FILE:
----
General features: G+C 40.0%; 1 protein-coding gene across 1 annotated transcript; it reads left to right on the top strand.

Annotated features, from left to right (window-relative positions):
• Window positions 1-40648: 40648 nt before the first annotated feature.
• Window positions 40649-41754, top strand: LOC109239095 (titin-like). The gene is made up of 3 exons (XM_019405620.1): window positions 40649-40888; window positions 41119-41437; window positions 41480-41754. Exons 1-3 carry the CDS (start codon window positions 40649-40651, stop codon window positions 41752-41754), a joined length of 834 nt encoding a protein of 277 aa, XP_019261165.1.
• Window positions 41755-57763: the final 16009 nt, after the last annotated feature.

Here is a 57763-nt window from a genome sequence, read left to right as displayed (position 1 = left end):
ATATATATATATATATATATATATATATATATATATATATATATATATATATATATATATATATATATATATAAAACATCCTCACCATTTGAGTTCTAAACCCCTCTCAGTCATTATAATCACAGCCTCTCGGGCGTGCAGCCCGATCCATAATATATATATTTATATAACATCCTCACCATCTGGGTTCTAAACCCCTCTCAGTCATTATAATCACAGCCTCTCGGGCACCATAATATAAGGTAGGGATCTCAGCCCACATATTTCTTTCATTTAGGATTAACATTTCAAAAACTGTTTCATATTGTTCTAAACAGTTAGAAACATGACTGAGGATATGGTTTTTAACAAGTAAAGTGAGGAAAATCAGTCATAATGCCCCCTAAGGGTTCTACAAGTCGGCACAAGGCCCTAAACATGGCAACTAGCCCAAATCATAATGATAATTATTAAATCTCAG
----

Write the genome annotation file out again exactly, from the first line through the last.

General features: G+C 40.0%; 1 protein-coding gene across 1 annotated transcript; it reads left to right on the top strand.

Annotated features, from left to right (window-relative positions):
• Window positions 1-40648: 40648 nt before the first annotated feature.
• Window positions 40649-41754, top strand: LOC109239095 (titin-like). The gene is made up of 3 exons (XM_019405620.1): window positions 40649-40888; window positions 41119-41437; window positions 41480-41754. Exons 1-3 carry the CDS (start codon window positions 40649-40651, stop codon window positions 41752-41754), a joined length of 834 nt encoding a protein of 277 aa, XP_019261165.1.
• Window positions 41755-57763: the final 16009 nt, after the last annotated feature.

Here is a 57763-nt window from a genome sequence, read left to right as displayed (position 1 = left end):
ATATATATATATATATATATATATATATATATATATATATATATATATATATATATATATATATATATATATAAAACATCCTCACCATTTGAGTTCTAAACCCCTCTCAGTCATTATAATCACAGCCTCTCGGGCGTGCAGCCCGATCCATAATATATATATTTATATAACATCCTCACCATCTGGGTTCTAAACCCCTCTCAGTCATTATAATCACAGCCTCTCGGGCACCATAATATAAGGTAGGGATCTCAGCCCACATATTTCTTTCATTTAGGATTAACATTTCAAAAACTGTTTCATATTGTTCTAAACAGTTAGAAACATGACTGAGGATATGGTTTTTAACAAGTAAAGTGAGGAAAATCAGTCATAATGCCCCCTAAGGGTTCTACAAGTCGGCACAAGGCCCTAAACATGGCAACTAGCCCAAATCATAATGATAATTATTAAATCTCAG